Immunization saves lives. A century ago, because of infectious disease, too many children never saw their fifth birthday. Today, almost all the same diseases exist, but we are protected by immunization.
National Immunization Awareness Week in Canada is April 24 to May 1, 2010. Everyone – not just parents of small children – is encouraged to learn more about how to protect themselves against vaccine-preventable disease.
The Canadian Immunization Guide recommends immunization beginning at 2 months of age and continuing through all stages of life. “Following a standard schedule ensures that the maximal achievable protection is achieved.” (CIG, p. 93)
“It is critically important that parents make sure their children receive all doses of the recommended vaccines. Otherwise they are at risk of some very serious diseases,” says Dr. Bonnie Henry, Chair of the Canadian Coalition for Immunization Awareness & Promotion (CCIAP). “Infants are particularly vulnerable to many diseases that vaccines prevent since they have not yet developed immunity to the bacteria and viruses that cause them. Immunization triggers their immune systems to be prepared to protect them from these serious diseases.”
Recent outbreaks of measles in Canada emphasized the importance of immunization.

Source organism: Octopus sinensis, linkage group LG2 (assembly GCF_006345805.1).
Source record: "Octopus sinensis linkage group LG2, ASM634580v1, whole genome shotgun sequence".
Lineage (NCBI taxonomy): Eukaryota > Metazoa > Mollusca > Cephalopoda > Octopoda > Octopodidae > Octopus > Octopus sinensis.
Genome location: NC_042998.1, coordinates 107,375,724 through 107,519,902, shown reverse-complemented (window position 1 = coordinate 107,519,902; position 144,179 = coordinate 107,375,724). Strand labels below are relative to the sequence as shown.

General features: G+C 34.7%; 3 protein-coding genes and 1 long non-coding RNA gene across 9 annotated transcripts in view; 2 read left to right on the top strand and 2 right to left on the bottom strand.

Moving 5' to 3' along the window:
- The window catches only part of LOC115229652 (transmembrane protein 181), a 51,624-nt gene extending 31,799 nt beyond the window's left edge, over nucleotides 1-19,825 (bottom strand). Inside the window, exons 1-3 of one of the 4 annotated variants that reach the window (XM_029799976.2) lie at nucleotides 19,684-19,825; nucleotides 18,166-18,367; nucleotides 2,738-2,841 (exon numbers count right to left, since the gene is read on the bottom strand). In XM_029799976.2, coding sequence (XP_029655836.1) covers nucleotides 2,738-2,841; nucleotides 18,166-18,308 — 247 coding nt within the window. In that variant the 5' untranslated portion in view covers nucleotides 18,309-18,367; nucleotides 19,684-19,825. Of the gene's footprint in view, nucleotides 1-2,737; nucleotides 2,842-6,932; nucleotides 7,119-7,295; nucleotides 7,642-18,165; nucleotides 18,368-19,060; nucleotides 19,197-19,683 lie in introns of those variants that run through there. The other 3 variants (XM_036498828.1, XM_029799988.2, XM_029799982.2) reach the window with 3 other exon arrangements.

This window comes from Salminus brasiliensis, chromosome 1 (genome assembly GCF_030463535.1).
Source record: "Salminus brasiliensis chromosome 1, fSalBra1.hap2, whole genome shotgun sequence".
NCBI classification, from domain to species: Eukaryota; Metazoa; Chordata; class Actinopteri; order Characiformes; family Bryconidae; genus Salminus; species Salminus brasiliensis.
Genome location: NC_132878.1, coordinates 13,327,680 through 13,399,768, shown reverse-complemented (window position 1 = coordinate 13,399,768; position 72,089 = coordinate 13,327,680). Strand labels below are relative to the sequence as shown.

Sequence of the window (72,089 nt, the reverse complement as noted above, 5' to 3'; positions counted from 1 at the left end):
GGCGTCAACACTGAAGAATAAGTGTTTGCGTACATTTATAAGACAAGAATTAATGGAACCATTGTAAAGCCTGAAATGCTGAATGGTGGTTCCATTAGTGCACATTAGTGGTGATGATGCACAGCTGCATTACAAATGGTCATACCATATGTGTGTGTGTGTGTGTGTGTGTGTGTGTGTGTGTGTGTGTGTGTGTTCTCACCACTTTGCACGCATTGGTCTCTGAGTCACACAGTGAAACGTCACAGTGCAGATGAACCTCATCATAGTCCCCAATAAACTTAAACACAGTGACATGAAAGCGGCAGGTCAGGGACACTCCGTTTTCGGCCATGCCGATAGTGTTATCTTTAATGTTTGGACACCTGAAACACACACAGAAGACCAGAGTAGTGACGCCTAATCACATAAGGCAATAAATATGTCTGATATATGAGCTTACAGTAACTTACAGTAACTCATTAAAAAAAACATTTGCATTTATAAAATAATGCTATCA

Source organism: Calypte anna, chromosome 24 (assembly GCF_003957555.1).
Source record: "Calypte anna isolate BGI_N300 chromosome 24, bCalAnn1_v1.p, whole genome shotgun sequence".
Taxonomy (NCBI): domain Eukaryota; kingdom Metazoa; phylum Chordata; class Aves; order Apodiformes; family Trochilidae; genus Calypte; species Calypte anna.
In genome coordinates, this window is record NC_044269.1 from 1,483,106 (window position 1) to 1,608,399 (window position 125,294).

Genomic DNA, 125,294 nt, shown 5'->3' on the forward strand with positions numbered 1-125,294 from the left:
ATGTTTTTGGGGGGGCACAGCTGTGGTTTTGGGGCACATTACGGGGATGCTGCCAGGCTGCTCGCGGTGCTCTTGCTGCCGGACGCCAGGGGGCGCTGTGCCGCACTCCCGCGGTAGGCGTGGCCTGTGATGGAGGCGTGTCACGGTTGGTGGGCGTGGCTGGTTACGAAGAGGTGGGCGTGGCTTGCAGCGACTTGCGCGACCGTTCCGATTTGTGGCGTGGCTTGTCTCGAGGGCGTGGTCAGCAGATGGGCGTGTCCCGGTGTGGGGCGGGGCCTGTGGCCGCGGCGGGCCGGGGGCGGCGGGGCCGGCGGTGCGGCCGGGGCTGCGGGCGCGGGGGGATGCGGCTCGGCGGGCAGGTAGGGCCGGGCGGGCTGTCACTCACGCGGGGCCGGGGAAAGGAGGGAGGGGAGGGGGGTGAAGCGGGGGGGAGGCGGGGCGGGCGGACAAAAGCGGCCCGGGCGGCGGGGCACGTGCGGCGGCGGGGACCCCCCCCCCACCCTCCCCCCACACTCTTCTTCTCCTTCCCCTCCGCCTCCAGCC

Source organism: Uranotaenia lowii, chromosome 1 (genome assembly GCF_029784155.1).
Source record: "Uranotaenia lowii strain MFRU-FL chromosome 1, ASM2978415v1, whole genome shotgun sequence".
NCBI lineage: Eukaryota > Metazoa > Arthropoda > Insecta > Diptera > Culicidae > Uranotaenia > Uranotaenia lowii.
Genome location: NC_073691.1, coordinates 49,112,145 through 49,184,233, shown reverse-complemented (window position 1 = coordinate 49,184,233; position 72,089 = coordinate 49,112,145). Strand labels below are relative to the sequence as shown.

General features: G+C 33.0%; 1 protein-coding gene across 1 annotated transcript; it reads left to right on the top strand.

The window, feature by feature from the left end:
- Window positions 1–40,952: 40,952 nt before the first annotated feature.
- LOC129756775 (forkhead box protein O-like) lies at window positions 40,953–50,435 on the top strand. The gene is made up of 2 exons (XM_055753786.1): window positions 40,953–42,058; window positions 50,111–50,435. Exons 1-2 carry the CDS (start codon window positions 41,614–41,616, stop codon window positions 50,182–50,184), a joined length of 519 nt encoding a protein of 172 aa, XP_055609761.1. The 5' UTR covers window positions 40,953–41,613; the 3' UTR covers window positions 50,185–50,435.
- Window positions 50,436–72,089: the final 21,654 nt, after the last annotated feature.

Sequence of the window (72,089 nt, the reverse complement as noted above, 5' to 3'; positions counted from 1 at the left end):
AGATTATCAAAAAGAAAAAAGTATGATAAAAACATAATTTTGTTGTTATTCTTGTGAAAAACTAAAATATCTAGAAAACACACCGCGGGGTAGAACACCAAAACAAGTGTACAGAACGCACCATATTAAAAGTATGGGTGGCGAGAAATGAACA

Although receiving immunizations during childhood is critical, some vaccines will not provide lifelong immunity against some diseases such as tetanus (lockjaw). Helper, or booster, shots are required to maintain immunity. A tetanus booster dose is recommended every ten years.
“Adults who were not adequately immunized as children may be at risk of infection from other vaccine-preventable diseases,” says Dr. Susan Bowles, Vice Chair of the CCIAP. “Not only are under-immunized adults at risk of contracting diseases themselves – they can also infect others. For example, adults who contract measles, mumps or pertussis (whooping cough) can infect infants who may not yet be fully immunized. These are two good reasons for continuing to ensure your immunization record is up to date.”
Immunization saves lives. Protect yourself, your family and your community.
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